I do not say the way the Lord would.
Or “say with the Lord’s authority.”
Instead it is, as it were, foolishness.
18Since many
Many is a reference to Paul’s opponents.
are boasting according to human standards,
Grk “according to the flesh.”
I too will boast.
19For since you are so wise, you put up with
Or “you tolerate.”
fools gladly.
20For you put up with
Or “you tolerate.”
it if someone makes slaves of you, if someone exploits you, if someone takes advantage of you, if someone behaves arrogantly
See L&N 88.212.
toward you, if someone strikes you in the face.
21(To my disgrace
Or “my shame.”
I must say that we were too weak for that!)
It seems best, in context, to see the statement we were too weak for that as a parenthetical and ironic comment by Paul on his physical condition (weakness or sickness) while he was with the Corinthians (cf. 2 Cor 12:7–10; Gal 4:15).
But whatever anyone else dares to boast about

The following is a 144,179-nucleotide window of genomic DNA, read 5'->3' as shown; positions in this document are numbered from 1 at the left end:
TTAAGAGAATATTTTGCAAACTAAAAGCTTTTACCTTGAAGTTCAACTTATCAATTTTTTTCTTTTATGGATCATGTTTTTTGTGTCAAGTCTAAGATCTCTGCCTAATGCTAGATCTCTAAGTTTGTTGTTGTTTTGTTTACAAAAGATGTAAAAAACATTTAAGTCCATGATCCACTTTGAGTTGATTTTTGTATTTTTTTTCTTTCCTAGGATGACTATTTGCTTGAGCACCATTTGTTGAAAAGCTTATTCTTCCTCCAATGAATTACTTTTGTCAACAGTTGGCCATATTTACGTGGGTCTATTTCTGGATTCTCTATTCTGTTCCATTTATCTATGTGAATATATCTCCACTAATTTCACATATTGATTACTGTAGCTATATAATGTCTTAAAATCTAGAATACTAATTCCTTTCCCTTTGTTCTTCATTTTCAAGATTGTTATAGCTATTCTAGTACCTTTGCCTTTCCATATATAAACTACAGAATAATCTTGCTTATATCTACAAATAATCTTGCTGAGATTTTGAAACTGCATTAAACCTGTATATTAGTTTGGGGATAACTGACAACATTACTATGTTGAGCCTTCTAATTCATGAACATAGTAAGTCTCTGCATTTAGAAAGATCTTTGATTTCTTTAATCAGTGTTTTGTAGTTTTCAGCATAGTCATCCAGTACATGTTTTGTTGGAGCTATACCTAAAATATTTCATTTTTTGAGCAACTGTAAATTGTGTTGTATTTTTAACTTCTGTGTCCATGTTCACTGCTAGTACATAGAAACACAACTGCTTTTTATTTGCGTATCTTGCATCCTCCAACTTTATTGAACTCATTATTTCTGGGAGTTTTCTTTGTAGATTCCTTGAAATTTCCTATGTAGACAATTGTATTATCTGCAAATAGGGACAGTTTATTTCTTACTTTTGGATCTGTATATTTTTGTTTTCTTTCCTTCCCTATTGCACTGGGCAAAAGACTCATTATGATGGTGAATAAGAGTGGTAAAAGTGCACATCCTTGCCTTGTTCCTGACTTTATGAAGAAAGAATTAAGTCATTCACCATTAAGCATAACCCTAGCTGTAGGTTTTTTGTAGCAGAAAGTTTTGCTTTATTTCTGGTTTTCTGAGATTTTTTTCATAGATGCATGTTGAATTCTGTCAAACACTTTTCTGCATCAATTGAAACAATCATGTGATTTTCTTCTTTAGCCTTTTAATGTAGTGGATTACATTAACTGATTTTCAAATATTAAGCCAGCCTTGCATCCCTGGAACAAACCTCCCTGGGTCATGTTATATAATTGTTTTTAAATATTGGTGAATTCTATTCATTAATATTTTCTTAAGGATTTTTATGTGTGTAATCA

The words “to boast about” are not in the Greek text, but are implied. Direct objects were often omitted in Greek when clear from the context, and this phrase serves as the direct object of the preceding verb.
(I am speaking foolishly), I also dare to boast about the same thing.
Grk “I also dare”; the words “to boast about the same thing” are not in the Greek text, but are implied. Direct objects were often omitted in Greek when clear from the context, and this phrase serves as the direct object of the preceding verb.
22Are they Hebrews? So am I. Are they Israelites? So am I. Are they descendants of Abraham? So am I. 23Are they servants of Christ? (I am talking like I am out of my mind!) I am even more so: with much greater labors, with far more imprisonments, with more severe beatings, facing death many times. 24Five times I received from the Jews forty lashes less one.
Grk “forty less one”; this was a standard sentence. “Lashes” is supplied to clarify for the modern reader what is meant.
25Three times I was beaten with a rod.
Beaten with a rod refers to the Roman punishment of admonitio according to BDAG 902 s.v. ῥαβδίζω. Acts 16:22 describes one of these occasions in Philippi; in this case it was administered by the city magistrates, who had wide powers in a military colony.
Once I received a stoning.
Received a stoning. See Acts 14:19, where this incident is described.
Three times I suffered shipwreck. A night and a day I spent adrift in the open sea.